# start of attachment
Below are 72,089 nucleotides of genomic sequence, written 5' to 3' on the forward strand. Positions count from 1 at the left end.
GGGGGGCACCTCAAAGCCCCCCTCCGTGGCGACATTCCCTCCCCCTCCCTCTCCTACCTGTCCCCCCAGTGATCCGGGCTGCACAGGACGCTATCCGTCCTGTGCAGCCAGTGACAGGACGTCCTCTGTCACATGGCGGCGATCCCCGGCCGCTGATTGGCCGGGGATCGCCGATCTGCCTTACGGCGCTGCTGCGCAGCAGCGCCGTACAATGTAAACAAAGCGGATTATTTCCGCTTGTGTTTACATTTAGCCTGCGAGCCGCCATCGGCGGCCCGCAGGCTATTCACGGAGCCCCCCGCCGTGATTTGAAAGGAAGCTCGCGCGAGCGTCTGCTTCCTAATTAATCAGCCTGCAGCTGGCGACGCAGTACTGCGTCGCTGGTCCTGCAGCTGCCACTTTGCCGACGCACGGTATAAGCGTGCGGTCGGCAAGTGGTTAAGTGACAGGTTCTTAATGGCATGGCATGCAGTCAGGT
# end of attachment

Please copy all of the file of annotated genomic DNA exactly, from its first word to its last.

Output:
Below are 72,089 nucleotides of genomic sequence, written 5' to 3' on the forward strand. Positions count from 1 at the left end.
GGGGGGCACCTCAAAGCCCCCCTCCGTGGCGACATTCCCTCCCCCTCCCTCTCCTACCTGTCCCCCCAGTGATCCGGGCTGCACAGGACGCTATCCGTCCTGTGCAGCCAGTGACAGGACGTCCTCTGTCACATGGCGGCGATCCCCGGCCGCTGATTGGCCGGGGATCGCCGATCTGCCTTACGGCGCTGCTGCGCAGCAGCGCCGTACAATGTAAACAAAGCGGATTATTTCCGCTTGTGTTTACATTTAGCCTGCGAGCCGCCATCGGCGGCCCGCAGGCTATTCACGGAGCCCCCCGCCGTGATTTGAAAGGAAGCTCGCGCGAGCGTCTGCTTCCTAATTAATCAGCCTGCAGCTGGCGACGCAGTACTGCGTCGCTGGTCCTGCAGCTGCCACTTTGCCGACGCACGGTATAAGCGTGCGGTCGGCAAGTGGTTAAGTGACAGGTTCTTAATGGCATGGCATGCAGTCAGGT